Sue Sinclair, CWILA's first resident critic, hopes to refocus the discussion of criticism:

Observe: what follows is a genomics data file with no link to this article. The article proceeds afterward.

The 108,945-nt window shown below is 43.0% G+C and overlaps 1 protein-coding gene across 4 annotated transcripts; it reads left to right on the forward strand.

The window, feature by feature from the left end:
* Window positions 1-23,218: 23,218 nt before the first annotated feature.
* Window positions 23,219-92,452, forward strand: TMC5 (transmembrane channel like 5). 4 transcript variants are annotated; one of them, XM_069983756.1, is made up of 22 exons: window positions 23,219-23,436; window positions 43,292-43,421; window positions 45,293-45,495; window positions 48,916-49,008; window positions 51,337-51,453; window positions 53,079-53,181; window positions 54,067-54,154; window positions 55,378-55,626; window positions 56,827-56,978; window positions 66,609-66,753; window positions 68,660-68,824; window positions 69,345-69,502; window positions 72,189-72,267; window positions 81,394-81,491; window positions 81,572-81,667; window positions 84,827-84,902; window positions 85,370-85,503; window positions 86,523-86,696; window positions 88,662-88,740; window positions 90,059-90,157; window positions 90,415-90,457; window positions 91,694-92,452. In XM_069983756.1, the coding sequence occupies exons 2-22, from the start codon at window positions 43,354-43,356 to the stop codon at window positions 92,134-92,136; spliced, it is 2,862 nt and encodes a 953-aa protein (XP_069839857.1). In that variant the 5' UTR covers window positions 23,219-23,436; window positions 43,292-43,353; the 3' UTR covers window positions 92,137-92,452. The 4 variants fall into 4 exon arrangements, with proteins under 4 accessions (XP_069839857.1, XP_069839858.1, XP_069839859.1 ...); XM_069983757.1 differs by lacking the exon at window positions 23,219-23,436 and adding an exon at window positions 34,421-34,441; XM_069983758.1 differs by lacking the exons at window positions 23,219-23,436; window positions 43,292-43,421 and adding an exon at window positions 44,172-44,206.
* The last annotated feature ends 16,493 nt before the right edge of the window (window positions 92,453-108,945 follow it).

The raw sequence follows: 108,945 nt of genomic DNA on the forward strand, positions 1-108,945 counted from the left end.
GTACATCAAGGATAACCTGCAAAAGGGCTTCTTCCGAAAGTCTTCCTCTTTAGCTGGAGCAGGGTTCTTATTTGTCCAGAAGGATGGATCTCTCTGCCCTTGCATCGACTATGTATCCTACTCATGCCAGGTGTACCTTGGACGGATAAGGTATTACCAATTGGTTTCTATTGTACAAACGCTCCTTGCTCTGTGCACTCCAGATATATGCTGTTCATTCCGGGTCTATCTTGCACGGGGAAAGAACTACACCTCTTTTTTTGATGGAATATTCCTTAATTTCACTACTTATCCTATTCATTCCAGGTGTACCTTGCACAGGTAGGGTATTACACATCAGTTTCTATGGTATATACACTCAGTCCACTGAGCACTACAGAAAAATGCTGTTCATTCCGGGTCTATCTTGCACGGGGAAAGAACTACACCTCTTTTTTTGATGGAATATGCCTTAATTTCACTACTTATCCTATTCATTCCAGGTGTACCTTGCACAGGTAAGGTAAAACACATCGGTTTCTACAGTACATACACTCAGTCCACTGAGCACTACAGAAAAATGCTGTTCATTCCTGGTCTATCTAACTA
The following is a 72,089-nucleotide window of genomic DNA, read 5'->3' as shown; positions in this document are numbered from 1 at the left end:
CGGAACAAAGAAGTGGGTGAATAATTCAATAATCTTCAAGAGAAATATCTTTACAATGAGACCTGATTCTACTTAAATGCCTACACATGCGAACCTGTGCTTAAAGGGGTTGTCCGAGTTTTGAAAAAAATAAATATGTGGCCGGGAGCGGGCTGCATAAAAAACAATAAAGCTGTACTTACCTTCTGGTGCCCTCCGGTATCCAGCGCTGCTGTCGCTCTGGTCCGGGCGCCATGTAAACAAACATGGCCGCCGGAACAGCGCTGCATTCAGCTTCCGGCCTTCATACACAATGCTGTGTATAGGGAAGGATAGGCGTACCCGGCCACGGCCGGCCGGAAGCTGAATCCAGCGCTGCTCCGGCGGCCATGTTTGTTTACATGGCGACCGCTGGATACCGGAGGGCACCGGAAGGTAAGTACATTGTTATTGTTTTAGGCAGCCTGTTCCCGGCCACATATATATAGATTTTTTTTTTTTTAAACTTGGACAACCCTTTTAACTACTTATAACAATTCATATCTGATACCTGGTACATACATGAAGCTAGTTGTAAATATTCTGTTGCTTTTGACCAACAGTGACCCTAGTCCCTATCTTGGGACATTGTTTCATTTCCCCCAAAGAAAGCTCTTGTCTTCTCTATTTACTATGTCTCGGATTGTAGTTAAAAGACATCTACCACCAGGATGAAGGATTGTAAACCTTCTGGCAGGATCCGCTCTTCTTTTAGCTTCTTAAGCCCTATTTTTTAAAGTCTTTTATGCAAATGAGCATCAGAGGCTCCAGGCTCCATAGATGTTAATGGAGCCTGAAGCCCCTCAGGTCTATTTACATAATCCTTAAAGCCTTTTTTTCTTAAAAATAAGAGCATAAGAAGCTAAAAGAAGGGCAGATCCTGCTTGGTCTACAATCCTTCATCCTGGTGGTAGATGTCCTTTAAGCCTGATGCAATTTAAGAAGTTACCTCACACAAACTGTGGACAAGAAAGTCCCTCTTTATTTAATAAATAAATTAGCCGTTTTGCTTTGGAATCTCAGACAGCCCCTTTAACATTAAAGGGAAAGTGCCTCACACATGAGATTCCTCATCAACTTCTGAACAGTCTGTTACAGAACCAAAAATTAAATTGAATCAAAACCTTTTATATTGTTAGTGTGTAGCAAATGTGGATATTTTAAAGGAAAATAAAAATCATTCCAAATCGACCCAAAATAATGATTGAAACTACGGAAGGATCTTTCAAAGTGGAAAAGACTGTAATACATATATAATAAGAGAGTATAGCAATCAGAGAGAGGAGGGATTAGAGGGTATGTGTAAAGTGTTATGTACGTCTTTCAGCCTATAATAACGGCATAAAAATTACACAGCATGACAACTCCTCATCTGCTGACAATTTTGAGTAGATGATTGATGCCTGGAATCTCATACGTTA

I see the critic as someone who serves both past readers of the work and its possible future readers, as well as the writer. In a sense the critic also serves the artwork in that she takes up its invitation, engages with it. But it’s the writer I’d like to focus on for a moment. Some people think that the critic is not there to serve the writer in any capacity. But given that the writer, if he reads a review of his work, will likely be more affected by it than anyone else, I think it behooves the reviewer to consider the effect she may have on him. Some think that the writer is best served in just the way that the reader is: by the critic’s truthful response. I agree. But there are different ways of telling the truth: it can be done indifferently, it can be done as a slap in the face, or it can be done kindly and with a—perhaps implicit—acknowledgement of the effort that every writer brings to their work. My experience is that the first two approaches can hamper or harm the writer and that the last one can help the writer to rise to the difficult occasion of public criticism. Not everyone thinks that truthfulness and kindness can coexist. Creating the space in which they can coexist is difficult, but I’ve seen it done. And I’m up for the challenge. It’s worth taking on.